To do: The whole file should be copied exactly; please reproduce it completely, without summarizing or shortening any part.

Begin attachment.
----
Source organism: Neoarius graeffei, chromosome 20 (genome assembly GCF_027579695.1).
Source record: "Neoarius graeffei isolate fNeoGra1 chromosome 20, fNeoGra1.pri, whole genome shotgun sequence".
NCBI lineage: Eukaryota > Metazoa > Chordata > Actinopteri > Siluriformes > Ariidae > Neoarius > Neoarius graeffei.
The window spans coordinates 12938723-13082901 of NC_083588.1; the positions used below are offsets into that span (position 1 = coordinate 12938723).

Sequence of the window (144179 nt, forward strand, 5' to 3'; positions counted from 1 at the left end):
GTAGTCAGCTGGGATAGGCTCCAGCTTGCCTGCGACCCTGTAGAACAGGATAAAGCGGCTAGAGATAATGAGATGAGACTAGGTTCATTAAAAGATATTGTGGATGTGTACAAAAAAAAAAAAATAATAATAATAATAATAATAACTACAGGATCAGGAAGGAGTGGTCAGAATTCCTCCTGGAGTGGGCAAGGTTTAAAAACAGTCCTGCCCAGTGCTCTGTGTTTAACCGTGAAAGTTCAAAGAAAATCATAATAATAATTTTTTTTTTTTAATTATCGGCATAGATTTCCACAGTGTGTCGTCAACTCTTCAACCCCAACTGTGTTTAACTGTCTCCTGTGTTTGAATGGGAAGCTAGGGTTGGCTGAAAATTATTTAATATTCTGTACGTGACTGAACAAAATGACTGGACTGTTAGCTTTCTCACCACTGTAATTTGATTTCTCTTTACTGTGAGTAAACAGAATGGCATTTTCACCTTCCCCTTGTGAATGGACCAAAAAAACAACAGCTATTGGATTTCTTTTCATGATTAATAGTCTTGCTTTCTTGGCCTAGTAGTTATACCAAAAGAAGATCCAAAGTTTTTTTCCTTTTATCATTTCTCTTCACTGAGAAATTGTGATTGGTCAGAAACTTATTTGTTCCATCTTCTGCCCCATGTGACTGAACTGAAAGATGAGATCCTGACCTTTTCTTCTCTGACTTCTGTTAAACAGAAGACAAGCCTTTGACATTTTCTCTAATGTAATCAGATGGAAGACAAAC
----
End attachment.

Source organism: Neoarius graeffei, chromosome 20 (genome assembly GCF_027579695.1).
Source record: "Neoarius graeffei isolate fNeoGra1 chromosome 20, fNeoGra1.pri, whole genome shotgun sequence".
NCBI lineage: Eukaryota > Metazoa > Chordata > Actinopteri > Siluriformes > Ariidae > Neoarius > Neoarius graeffei.
The window spans coordinates 12938723-13082901 of NC_083588.1; the positions used below are offsets into that span (position 1 = coordinate 12938723).

Sequence of the window (144179 nt, forward strand, 5' to 3'; positions counted from 1 at the left end):
GTAGTCAGCTGGGATAGGCTCCAGCTTGCCTGCGACCCTGTAGAACAGGATAAAGCGGCTAGAGATAATGAGATGAGACTAGGTTCATTAAAAGATATTGTGGATGTGTACAAAAAAAAAAAAATAATAATAATAATAATAATAACTACAGGATCAGGAAGGAGTGGTCAGAATTCCTCCTGGAGTGGGCAAGGTTTAAAAACAGTCCTGCCCAGTGCTCTGTGTTTAACCGTGAAAGTTCAAAGAAAATCATAATAATAATTTTTTTTTTTTAATTATCGGCATAGATTTCCACAGTGTGTCGTCAACTCTTCAACCCCAACTGTGTTTAACTGTCTCCTGTGTTTGAATGGGAAGCTAGGGTTGGCTGAAAATTATTTAATATTCTGTACGTGACTGAACAAAATGACTGGACTGTTAGCTTTCTCACCACTGTAATTTGATTTCTCTTTACTGTGAGTAAACAGAATGGCATTTTCACCTTCCCCTTGTGAATGGACCAAAAAAACAACAGCTATTGGATTTCTTTTCATGATTAATAGTCTTGCTTTCTTGGCCTAGTAGTTATACCAAAAGAAGATCCAAAGTTTTTTTCCTTTTATCATTTCTCTTCACTGAGAAATTGTGATTGGTCAGAAACTTATTTGTTCCATCTTCTGCCCCATGTGACTGAACTGAAAGATGAGATCCTGACCTTTTCTTCTCTGACTTCTGTTAAACAGAAGACAAGCCTTTGACATTTTCTCTAATGTAATCAGATGGAAGACAAAC